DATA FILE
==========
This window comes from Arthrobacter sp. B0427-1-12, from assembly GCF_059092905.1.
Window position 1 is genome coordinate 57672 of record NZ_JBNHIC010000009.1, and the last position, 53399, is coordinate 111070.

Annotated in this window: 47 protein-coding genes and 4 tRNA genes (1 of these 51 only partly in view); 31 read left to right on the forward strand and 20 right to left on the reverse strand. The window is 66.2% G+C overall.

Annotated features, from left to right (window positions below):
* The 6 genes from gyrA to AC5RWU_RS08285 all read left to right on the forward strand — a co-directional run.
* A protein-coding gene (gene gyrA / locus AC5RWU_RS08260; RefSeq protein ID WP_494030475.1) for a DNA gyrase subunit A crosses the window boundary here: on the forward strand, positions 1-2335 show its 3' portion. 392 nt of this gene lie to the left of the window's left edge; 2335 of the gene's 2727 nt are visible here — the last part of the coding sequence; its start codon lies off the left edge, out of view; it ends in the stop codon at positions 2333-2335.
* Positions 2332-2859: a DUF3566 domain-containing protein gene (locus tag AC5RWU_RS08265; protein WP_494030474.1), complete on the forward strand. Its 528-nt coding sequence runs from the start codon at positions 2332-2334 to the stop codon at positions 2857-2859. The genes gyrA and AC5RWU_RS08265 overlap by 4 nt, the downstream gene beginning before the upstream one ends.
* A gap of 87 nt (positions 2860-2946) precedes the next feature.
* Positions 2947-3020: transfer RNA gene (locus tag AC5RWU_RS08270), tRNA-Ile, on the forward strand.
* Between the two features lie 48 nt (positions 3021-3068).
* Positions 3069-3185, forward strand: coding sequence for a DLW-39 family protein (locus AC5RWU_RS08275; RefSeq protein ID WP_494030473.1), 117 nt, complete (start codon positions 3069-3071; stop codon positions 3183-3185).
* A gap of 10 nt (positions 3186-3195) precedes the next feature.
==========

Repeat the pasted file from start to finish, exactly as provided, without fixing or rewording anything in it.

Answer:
This window comes from Arthrobacter sp. B0427-1-12, from assembly GCF_059092905.1.
Window position 1 is genome coordinate 57672 of record NZ_JBNHIC010000009.1, and the last position, 53399, is coordinate 111070.

Annotated in this window: 47 protein-coding genes and 4 tRNA genes (1 of these 51 only partly in view); 31 read left to right on the forward strand and 20 right to left on the reverse strand. The window is 66.2% G+C overall.

Annotated features, from left to right (window positions below):
* The 6 genes from gyrA to AC5RWU_RS08285 all read left to right on the forward strand — a co-directional run.
* A protein-coding gene (gene gyrA / locus AC5RWU_RS08260; RefSeq protein ID WP_494030475.1) for a DNA gyrase subunit A crosses the window boundary here: on the forward strand, positions 1-2335 show its 3' portion. 392 nt of this gene lie to the left of the window's left edge; 2335 of the gene's 2727 nt are visible here — the last part of the coding sequence; its start codon lies off the left edge, out of view; it ends in the stop codon at positions 2333-2335.
* Positions 2332-2859: a DUF3566 domain-containing protein gene (locus tag AC5RWU_RS08265; protein WP_494030474.1), complete on the forward strand. Its 528-nt coding sequence runs from the start codon at positions 2332-2334 to the stop codon at positions 2857-2859. The genes gyrA and AC5RWU_RS08265 overlap by 4 nt, the downstream gene beginning before the upstream one ends.
* A gap of 87 nt (positions 2860-2946) precedes the next feature.
* Positions 2947-3020: transfer RNA gene (locus tag AC5RWU_RS08270), tRNA-Ile, on the forward strand.
* Between the two features lie 48 nt (positions 3021-3068).
* Positions 3069-3185, forward strand: coding sequence for a DLW-39 family protein (locus AC5RWU_RS08275; RefSeq protein ID WP_494030473.1), 117 nt, complete (start codon positions 3069-3071; stop codon positions 3183-3185).
* A gap of 10 nt (positions 3186-3195) precedes the next feature.